Answer readily the call of Jesus Christ – this is how our collect starts us out this morning. A request, a plea, even, to give us the grace to answer the call of Jesus, the Christ.
“The call of Jesus Christ” – an eloquent way of distilling down three years of prophetic teaching capped off by a state execution.
Now, I wonder – did the person who wrote that collect mean to refer to the Great Commission from Matthew? “Go ye therefore, and make disciples of all the nations?”
Or perhaps he – for the writer was almost assuredly a man – perhaps he meant to reference the specific passage from Matthew we heard today from chapter 4 of that gospel, where we see Jesus gathering his first students after hearing about the arrest of his own teacher, John. Literally we hear Jesus call a group of men one by one, two by two, we hear Jesus call them away from their current occupations, and into a radically different existence: followers of a traveling rabbi, eventually to become rabbis and healers themselves, and keepers of a new story much larger than themselves.
Perhaps the writer of the collect meant to specifically reference that story. But I can’t help but think that it gets even bigger than that – mostly I think this way because I know the Book of Common Prayer, and I know that its prayers are some of the finest, most eloquent, most profound to be found in the English language today. (And some of them are even in modern English.) And what I know – and to some extent trust – about the BCP is that whenever possible, a prayer like this goes beyond a single person or a single event in our sacred story – it speaks to the larger issues of our lives, our societies.
And so, when I hear, “give us grace, O God, to answer readily the call of Jesus Christ, and share the Good News with all people,” I hear a prayer that takes the gospel reading, and reaches a hand through it to grab us.
Let me give you an example.
There are as many ways to answer the call of Jesus as there are people in the world. We each have the ability to answer – in the thoughts we think, in the words we say, in the actiosn we do, and in the way we are deep down inside of us, beneath thought, word and action.
But still, this is not very specific. Let me get specific.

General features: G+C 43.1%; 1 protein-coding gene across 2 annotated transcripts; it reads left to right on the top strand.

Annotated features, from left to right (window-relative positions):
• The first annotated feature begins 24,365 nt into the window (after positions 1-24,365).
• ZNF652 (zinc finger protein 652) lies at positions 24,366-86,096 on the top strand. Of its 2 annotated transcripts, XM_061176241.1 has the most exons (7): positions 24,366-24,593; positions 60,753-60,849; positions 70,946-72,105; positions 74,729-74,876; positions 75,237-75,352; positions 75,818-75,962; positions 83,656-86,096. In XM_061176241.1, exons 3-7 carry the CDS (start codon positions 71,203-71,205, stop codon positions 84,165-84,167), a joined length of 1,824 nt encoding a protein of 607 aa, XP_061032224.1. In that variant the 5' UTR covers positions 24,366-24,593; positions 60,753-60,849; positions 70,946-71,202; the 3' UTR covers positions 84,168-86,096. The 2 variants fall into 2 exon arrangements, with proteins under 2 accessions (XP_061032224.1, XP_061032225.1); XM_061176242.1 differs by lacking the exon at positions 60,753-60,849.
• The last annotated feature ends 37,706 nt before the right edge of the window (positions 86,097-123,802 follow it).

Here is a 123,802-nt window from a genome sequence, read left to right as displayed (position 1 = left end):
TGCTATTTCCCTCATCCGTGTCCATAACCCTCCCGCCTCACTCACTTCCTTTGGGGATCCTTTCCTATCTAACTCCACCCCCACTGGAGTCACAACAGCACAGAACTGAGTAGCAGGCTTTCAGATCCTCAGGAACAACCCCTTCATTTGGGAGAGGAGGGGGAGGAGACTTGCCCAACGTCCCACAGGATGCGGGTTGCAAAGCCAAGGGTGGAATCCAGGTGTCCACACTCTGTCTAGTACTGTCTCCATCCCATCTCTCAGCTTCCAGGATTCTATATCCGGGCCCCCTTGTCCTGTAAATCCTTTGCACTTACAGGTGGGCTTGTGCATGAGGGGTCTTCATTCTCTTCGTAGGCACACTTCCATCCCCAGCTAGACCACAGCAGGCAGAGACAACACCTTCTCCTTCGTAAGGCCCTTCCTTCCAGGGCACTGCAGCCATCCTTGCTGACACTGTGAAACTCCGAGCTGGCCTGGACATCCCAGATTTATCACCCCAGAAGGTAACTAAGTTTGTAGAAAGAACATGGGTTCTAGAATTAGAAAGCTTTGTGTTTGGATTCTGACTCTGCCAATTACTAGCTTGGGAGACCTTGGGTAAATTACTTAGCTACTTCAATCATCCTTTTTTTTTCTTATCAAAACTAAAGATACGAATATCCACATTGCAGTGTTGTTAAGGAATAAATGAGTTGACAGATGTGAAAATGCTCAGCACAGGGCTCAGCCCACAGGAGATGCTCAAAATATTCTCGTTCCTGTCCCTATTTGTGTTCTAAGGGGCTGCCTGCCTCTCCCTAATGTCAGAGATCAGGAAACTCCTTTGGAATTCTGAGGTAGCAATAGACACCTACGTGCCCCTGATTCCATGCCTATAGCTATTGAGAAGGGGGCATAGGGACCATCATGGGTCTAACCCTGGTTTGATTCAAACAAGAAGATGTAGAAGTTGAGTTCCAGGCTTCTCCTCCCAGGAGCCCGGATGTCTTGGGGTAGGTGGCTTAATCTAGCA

The call of Jesus; I understand the call of Jesus at its most basic, and most profound, to be the very principle by which he lived his own life: Rule #1: Love God. Rule #2: Love your neighbor as yourself.
It’s simple, I know, and most of us have had that repeated at us for our entire lives, but I urge you to set aside the familiarity of it, because they really are amazing and radical principles to try to live by.
Love your neighbor
Jesus patterned his life by this, this mission statement if you will, and he took it seriously. If an action or a person, no matter how normal, no matter how well-groomed, didn’t live up to this standard, Jesus refused the action, refused to respect the person.
And conversely, if someone scruffy and smelly lived up to this ideal, if a taboo act really did embody this radical love, Jesus stood behind this person, this act.
So, let’s fast forward to the present.
Love god, love your neighbor as yourself.
There are a whole bunch of things in our world that fly in the face of this standard. We prove our lack of love for God when we trash our environment, or sit by without complaint or even anger as technology does it for us.
We prove our lack of love for God when we wage war in the name of God, wantonly killing our neighbors. The god who wants us to love our neighbor is not the one who sanctifies war against them.
We prove our lack of love for our neighbors when we do violence to them – judging them, hating them, discriminating against them, mocking them, denying their basic dignity as human beings, killing them.
We prove our lack of love for ourselves when we do violence to ourselves through substance abuse, self-hatred, and other destructive behaviors.
But I suspect there is a difference between simply trying to avoid violence, avoid destruction, avoidance of negative behavior, and actually enacting peace, enacting love, enacting change, enacting positive behavior.
There is a difference between avoiding negative behavior and enacting positive behavior – but I think to answer the call of Jesus Christ is to do both. Because we are told that the most important thing we can do is to love god. And loving God has some real world implications.
Loving god means treating all of creation with respect, walking softly on the land, increasing your own knowledge of what may be done to reverse humankind’s damage to the earth that god has created.
Loving god means working hard to find political solutions to international disagreements – and not political in that ugly, modern, negative sense of the word, political as in, the opposite to war, political, as in, non-violent conflict resolution.
Loving your neighbor means learning about the ‘other’ who is perceived as different, but who for all the tangible differences of gender or race, differences of religion or ethnicity, differences of politics or theology, differences of income or etiquette, and who for all these differences are not so very different from ourselves in the end. And when we allow ourselves to share experiences with our neighbors, to live in a community with them, at that point loving them, and acting in a loving way toward them will start to seem so much more natural than the way we tend to treat each other now.
Loving yourself means knowing yourself. Because when we really know ourselves, warts and all, we will be able to experience love, compassion, and respect for ourselves, something that will radiate out of us – because it is the love of God.
And accepting the love of God – the love that transforms everything it touches – is another way of saying, ‘answering the call of Jesus’ – to love and be loved.